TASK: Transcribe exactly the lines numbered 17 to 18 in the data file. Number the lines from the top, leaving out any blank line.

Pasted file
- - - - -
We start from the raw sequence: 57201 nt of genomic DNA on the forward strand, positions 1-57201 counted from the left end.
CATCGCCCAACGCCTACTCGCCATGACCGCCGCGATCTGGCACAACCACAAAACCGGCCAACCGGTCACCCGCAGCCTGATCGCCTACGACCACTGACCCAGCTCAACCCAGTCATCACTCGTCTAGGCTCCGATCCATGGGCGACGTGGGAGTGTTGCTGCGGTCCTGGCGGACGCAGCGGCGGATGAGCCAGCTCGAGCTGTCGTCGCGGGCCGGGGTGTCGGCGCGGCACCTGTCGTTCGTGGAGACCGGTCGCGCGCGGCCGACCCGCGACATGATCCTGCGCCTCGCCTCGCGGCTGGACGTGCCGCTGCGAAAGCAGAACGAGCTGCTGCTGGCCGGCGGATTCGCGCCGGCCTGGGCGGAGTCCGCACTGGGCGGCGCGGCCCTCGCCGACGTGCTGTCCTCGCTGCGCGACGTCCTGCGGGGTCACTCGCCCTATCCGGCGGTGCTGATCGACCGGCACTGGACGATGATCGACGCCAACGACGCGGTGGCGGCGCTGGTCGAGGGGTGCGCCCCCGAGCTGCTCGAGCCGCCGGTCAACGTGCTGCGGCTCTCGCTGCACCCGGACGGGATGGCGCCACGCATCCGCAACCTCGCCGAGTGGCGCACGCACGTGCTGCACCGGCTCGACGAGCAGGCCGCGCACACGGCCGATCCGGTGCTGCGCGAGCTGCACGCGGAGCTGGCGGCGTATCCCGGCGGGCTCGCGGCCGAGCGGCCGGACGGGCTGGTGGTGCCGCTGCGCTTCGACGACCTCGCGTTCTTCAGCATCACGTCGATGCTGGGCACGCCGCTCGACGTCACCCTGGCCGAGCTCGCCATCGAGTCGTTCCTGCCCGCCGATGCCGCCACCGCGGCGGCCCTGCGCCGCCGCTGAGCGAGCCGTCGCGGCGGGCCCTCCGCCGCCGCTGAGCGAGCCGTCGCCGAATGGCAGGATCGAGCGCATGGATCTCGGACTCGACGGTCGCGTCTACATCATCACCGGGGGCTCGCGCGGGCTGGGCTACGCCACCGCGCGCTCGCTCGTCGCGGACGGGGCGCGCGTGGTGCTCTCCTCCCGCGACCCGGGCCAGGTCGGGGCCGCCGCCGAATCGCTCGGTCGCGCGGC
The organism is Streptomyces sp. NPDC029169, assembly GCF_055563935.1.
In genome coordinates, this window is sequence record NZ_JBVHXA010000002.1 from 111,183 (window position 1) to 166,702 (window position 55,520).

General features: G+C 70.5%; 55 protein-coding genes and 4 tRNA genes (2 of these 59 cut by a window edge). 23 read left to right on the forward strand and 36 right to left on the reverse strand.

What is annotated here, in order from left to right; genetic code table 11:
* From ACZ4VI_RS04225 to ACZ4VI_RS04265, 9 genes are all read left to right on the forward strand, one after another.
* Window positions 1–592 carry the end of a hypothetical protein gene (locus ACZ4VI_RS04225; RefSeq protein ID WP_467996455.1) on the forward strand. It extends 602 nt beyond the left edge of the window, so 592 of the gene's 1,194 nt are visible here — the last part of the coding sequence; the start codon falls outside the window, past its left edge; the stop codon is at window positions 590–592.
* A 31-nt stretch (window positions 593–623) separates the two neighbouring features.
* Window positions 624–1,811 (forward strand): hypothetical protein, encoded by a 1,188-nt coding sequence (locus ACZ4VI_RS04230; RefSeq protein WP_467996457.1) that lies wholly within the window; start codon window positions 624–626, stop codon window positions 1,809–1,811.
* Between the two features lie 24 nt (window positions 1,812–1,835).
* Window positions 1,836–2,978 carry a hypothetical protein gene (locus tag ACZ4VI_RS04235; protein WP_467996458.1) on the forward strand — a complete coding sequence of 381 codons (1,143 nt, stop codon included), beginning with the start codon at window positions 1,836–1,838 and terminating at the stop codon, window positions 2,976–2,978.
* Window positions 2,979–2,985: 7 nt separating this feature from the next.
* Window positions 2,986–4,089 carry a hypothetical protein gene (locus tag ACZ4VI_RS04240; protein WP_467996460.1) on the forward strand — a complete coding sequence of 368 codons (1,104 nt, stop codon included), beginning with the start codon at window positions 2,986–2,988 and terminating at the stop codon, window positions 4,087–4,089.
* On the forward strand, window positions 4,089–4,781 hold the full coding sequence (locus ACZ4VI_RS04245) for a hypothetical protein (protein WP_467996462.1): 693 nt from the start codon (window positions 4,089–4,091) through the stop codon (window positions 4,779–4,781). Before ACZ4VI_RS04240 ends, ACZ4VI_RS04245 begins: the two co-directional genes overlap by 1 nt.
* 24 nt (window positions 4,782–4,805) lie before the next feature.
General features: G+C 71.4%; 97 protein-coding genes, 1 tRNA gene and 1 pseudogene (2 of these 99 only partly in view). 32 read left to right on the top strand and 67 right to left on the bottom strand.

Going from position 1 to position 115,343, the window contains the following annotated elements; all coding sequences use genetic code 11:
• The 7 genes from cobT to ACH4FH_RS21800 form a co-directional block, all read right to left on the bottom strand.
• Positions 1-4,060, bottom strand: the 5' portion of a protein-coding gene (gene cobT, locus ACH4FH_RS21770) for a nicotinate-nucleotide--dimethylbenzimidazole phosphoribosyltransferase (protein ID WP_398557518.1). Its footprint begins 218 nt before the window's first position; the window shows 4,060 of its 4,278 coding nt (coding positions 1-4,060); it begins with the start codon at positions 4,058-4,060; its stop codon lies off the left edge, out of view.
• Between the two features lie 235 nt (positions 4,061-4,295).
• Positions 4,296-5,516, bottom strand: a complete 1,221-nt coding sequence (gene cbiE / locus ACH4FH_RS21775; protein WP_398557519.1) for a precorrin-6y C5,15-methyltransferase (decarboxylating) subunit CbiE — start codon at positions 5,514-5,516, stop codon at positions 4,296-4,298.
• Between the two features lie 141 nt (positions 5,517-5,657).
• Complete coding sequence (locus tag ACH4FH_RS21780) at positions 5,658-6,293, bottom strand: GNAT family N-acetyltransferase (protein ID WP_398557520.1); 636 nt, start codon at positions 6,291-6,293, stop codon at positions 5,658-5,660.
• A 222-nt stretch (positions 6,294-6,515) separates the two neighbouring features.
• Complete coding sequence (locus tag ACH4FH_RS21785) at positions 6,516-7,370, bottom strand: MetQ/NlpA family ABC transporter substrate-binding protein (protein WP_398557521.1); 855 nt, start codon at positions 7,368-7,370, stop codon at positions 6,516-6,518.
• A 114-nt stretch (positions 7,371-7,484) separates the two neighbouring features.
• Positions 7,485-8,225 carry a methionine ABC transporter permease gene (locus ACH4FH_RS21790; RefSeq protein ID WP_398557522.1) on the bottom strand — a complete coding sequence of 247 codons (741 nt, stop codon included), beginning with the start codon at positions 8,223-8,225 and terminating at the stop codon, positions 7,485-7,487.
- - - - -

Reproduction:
General features: G+C 71.4%; 97 protein-coding genes, 1 tRNA gene and 1 pseudogene (2 of these 99 only partly in view). 32 read left to right on the top strand and 67 right to left on the bottom strand.

Going from position 1 to position 115,343, the window contains the following annotated elements; all coding sequences use genetic code 11: